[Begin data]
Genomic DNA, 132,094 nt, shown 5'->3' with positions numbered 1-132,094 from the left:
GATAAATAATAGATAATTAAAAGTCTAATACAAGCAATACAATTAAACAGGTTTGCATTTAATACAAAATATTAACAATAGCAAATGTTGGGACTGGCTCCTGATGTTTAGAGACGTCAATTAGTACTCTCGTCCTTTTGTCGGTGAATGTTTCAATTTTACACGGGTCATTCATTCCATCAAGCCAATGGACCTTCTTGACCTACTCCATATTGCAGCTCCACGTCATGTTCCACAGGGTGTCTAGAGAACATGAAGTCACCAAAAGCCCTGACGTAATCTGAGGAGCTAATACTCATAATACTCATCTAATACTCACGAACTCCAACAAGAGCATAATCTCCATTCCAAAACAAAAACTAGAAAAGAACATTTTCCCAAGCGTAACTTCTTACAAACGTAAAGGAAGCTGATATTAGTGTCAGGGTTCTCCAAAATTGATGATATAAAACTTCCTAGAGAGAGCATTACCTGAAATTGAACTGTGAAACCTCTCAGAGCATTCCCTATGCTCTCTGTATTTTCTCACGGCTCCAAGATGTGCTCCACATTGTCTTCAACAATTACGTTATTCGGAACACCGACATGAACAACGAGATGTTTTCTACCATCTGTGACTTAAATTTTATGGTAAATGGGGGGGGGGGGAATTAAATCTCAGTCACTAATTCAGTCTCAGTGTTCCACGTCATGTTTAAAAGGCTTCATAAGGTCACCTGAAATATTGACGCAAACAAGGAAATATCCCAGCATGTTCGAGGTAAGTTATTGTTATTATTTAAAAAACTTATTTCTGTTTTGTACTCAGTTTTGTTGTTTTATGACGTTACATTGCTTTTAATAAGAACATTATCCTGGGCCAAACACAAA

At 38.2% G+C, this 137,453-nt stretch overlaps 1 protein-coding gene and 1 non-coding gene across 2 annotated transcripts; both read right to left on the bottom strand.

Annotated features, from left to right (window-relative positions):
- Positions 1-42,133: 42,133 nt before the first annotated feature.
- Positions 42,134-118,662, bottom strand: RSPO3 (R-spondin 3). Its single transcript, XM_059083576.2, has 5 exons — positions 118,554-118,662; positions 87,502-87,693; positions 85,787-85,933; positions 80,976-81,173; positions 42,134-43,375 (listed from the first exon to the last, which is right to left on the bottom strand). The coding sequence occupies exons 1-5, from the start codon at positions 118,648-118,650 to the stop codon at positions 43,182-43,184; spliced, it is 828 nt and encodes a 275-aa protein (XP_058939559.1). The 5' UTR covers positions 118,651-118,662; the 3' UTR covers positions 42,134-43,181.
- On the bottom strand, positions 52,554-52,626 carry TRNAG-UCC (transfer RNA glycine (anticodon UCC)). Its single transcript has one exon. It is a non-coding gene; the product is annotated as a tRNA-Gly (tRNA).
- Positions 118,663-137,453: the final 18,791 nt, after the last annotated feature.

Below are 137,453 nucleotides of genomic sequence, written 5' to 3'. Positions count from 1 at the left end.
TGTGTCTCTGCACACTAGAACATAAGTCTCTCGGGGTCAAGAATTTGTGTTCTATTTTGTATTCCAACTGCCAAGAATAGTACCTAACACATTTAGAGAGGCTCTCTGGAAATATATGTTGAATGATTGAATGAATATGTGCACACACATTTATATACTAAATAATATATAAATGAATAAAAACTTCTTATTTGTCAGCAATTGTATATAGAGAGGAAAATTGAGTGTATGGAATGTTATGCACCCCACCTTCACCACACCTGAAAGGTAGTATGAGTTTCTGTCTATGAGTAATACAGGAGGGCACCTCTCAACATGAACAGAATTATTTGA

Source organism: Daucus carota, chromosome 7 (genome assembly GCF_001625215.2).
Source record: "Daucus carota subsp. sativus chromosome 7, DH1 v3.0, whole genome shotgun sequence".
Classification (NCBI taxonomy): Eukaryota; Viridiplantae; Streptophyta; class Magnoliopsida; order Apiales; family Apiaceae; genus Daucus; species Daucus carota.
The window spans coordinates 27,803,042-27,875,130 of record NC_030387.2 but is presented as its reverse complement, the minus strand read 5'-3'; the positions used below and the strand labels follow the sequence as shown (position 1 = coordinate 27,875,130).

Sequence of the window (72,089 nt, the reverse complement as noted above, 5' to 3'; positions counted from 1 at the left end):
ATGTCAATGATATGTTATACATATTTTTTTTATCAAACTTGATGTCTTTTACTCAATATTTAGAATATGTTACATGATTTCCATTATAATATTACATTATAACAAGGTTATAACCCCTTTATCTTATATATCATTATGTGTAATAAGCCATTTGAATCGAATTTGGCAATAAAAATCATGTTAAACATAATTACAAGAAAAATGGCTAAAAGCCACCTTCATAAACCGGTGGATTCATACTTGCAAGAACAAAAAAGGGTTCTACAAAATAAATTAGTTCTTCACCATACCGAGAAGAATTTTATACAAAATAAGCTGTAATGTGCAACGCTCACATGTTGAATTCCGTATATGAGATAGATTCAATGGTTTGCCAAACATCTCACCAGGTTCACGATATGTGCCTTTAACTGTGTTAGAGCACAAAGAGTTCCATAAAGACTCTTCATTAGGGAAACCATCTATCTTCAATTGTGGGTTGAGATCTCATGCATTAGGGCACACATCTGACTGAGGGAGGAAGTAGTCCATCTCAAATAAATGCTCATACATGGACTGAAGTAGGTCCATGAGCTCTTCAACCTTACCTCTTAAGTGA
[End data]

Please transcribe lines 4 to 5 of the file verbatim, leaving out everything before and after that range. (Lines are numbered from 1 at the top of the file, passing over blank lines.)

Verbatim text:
Annotated features, from left to right (window-relative positions):
- Positions 1-42,133: 42,133 nt before the first annotated feature.